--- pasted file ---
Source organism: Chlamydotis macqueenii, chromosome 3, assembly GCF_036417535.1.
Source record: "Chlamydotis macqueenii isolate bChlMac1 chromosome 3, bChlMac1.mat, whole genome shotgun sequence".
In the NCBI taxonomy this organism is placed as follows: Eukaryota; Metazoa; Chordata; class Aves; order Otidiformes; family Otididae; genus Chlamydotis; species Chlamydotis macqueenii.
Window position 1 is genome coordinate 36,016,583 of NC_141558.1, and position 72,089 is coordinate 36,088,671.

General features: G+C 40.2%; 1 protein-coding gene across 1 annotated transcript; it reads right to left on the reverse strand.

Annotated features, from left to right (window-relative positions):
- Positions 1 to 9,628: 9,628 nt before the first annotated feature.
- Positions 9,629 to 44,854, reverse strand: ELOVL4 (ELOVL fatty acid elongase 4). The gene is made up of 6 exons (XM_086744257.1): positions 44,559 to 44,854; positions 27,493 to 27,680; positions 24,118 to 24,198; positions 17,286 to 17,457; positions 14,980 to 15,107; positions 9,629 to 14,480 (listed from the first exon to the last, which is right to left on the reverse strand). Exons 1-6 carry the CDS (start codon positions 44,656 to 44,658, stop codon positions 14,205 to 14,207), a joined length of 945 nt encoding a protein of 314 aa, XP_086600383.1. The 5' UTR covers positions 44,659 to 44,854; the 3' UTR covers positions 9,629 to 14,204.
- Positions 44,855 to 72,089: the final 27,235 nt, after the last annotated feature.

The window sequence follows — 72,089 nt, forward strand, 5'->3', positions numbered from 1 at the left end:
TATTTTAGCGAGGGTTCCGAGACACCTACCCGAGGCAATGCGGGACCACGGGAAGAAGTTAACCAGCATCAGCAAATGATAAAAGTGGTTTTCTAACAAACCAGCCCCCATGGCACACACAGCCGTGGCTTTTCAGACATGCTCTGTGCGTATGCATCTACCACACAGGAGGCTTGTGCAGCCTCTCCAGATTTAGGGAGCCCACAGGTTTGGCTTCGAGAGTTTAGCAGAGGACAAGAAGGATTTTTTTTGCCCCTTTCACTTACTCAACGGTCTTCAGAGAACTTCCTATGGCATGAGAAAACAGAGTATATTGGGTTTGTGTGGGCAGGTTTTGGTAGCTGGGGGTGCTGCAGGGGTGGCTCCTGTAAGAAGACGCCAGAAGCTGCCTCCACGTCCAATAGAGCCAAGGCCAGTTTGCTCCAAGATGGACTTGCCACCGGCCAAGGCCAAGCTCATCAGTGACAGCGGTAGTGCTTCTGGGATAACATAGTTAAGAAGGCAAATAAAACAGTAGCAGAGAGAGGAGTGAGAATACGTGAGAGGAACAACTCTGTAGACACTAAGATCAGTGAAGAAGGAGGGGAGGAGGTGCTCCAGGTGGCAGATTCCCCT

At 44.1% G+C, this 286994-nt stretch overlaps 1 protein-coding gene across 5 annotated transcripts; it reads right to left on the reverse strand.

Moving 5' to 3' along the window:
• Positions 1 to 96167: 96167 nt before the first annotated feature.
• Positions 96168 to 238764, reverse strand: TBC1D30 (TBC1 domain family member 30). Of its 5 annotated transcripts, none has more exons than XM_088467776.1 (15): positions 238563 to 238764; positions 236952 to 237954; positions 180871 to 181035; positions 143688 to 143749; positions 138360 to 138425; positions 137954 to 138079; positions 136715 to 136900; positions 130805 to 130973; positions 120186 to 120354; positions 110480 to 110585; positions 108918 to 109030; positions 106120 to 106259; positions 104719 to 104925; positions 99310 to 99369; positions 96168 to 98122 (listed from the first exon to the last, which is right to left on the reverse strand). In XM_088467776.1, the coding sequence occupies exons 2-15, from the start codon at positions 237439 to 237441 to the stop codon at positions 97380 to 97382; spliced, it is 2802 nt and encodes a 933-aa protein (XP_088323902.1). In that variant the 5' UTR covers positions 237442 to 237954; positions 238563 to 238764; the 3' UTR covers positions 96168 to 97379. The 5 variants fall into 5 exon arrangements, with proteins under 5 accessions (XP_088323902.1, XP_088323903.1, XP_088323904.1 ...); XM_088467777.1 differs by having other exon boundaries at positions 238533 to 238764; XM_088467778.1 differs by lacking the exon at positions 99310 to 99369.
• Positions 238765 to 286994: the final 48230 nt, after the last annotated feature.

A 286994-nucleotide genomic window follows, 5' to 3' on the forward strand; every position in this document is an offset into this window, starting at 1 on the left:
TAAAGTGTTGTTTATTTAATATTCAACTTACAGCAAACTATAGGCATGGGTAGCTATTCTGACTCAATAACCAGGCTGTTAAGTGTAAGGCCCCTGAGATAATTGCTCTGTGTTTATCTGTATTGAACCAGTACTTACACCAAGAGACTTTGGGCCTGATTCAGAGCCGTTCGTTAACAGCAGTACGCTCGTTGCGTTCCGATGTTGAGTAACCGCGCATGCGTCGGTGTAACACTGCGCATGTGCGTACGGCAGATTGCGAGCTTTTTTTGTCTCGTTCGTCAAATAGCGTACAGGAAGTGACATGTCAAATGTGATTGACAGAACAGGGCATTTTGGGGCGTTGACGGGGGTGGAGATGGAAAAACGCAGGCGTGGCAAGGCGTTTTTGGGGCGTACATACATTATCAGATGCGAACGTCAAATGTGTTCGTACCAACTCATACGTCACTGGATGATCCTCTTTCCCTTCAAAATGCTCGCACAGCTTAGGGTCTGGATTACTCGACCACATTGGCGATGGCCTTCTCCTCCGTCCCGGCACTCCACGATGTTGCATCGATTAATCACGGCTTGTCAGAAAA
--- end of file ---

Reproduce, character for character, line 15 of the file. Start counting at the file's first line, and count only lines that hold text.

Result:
• Positions 96168 to 238764, reverse strand: TBC1D30 (TBC1 domain family member 30). Of its 5 annotated transcripts, none has more exons than XM_088467776.1 (15): positions 238563 to 238764; positions 236952 to 237954; positions 180871 to 181035; positions 143688 to 143749; positions 138360 to 138425; positions 137954 to 138079; positions 136715 to 136900; positions 130805 to 130973; positions 120186 to 120354; positions 110480 to 110585; positions 108918 to 109030; positions 106120 to 106259; positions 104719 to 104925; positions 99310 to 99369; positions 96168 to 98122 (listed from the first exon to the last, which is right to left on the reverse strand). In XM_088467776.1, the coding sequence occupies exons 2-15, from the start codon at positions 237439 to 237441 to the stop codon at positions 97380 to 97382; spliced, it is 2802 nt and encodes a 933-aa protein (XP_088323902.1). In that variant the 5' UTR covers positions 237442 to 237954; positions 238563 to 238764; the 3' UTR covers positions 96168 to 97379. The 5 variants fall into 5 exon arrangements, with proteins under 5 accessions (XP_088323902.1, XP_088323903.1, XP_088323904.1 ...); XM_088467777.1 differs by having other exon boundaries at positions 238533 to 238764; XM_088467778.1 differs by lacking the exon at positions 99310 to 99369.